Alédzé Tsáá is named after the dreamer Alédzé who camped here often and who is also buried in this area. Alédzé Tsáá flows into Hanás̱ Saahgéʔ (the Doig River) and this location has been an important camp along the Tsááʔ çhé ne dane travel corridor.
During the fur trade era, Tsááʔ çhé ne dane used to travel by foot, horse, raft and with dog teams. The late Tommy Attachie has shared that this was the spot where the Tsááʔ çhé ne dane would stop and build a raft to transport their furs back to the Hanás̱ Saahgéʔ area.
Alédzé Tsáá is one of the places that Tsááʔ çhé ne dane took refuge at when the 1918 influenza hit Fort St. John and the surrounding area. At the time of the flu epidemic, DRFN members spread out over the territory and were able to self-quarantine as well as also hunt and trap to sustain themselves and provide for their families.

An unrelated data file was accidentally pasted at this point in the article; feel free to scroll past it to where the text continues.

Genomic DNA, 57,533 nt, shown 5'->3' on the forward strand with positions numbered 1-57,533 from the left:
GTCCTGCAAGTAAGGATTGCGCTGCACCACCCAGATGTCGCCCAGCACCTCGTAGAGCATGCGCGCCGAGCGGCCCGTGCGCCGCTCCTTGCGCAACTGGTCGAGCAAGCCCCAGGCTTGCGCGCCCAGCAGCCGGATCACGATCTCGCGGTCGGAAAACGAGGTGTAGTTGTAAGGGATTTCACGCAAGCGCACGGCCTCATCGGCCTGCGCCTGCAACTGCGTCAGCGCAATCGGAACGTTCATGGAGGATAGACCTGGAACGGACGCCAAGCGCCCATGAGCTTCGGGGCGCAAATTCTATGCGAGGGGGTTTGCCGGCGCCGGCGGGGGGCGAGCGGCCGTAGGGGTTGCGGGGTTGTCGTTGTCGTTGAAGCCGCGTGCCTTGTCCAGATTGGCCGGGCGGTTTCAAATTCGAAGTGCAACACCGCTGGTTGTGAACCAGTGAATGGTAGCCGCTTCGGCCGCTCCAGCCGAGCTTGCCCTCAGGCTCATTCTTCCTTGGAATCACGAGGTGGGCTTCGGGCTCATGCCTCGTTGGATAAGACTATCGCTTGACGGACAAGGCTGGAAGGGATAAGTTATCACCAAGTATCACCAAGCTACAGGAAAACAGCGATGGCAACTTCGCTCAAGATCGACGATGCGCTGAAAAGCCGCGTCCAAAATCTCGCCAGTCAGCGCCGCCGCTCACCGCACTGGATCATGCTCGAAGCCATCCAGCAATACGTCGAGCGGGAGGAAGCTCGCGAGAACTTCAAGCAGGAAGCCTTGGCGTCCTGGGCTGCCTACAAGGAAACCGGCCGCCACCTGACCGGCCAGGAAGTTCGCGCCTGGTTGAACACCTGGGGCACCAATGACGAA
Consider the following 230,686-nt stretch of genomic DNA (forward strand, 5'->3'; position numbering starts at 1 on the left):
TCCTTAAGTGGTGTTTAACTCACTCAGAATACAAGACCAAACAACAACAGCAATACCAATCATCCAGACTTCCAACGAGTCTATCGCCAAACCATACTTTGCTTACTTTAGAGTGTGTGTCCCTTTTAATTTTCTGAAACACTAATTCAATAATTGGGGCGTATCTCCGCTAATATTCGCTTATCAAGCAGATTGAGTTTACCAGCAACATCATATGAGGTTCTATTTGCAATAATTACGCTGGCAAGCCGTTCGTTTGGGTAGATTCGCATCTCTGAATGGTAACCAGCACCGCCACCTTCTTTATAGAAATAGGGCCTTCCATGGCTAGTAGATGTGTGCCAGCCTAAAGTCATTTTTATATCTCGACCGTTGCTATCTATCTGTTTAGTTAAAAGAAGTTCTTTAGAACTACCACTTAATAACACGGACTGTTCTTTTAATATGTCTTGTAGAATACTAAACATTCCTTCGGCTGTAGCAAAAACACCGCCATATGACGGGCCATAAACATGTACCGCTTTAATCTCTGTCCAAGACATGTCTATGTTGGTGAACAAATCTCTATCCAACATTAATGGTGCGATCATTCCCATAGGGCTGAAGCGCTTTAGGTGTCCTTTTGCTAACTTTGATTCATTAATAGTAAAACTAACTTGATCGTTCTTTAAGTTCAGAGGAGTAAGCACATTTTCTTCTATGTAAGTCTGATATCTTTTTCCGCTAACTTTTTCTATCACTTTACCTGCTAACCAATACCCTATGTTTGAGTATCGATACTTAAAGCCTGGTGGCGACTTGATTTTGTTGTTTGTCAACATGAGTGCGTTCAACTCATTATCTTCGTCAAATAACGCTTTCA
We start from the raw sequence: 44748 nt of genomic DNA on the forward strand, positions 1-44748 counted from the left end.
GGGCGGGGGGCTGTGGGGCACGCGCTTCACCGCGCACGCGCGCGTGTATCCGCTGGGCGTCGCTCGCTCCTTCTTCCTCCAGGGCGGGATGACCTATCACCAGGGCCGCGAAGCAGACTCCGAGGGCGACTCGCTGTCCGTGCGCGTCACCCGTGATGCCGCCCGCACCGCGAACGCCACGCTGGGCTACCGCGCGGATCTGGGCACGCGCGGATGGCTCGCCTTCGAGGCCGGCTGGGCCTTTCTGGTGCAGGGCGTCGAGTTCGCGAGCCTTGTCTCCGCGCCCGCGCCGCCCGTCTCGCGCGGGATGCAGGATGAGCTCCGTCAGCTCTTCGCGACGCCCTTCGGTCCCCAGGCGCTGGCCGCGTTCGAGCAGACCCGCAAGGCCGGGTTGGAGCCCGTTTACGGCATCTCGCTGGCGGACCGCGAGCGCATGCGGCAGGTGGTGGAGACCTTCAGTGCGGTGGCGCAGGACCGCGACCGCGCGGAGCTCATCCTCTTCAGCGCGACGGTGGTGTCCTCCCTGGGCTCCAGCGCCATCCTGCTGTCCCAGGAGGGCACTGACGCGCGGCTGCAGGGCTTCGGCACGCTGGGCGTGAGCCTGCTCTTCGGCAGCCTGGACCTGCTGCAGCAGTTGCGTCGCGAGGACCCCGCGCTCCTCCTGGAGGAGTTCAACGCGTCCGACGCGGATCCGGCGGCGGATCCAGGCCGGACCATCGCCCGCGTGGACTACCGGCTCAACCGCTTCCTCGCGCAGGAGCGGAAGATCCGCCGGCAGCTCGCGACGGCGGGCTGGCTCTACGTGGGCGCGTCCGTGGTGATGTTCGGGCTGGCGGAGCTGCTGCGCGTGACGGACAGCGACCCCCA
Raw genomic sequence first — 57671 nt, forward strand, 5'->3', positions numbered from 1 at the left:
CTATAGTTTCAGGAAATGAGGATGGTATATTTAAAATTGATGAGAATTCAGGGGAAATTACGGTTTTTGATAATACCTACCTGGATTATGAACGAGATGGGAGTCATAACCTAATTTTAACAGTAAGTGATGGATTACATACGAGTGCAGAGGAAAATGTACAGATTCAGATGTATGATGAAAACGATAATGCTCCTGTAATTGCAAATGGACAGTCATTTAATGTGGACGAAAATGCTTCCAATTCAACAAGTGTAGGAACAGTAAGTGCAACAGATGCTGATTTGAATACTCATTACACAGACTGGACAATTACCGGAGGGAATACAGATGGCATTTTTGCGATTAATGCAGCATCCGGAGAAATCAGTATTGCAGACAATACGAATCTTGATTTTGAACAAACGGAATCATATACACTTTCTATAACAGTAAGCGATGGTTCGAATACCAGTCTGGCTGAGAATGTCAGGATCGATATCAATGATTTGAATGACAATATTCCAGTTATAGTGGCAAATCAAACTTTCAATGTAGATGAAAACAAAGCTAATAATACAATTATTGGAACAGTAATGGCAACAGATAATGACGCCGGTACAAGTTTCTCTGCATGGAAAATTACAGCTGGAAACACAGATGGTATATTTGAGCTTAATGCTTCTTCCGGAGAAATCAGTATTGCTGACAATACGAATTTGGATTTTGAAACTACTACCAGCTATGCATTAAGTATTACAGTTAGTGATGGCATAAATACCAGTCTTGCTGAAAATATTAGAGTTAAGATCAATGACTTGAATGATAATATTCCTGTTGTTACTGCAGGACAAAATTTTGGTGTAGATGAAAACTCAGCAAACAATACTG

Tommy Attachie talks about the Dreamer Alédzé, who is buried at Alédzé Tsáá, and the ways that Dane-zaa Dreamers have predicted the future. He also talks about travelling and camping in the area, and surviving a flu epidemic centred around Fort St. John by returning to places like Alédzé Tsáá. Alédzé Tsáá, 2005.
Learn more about this special place including the stories and songs associated with it by visiting our Dane Wajich educational website here.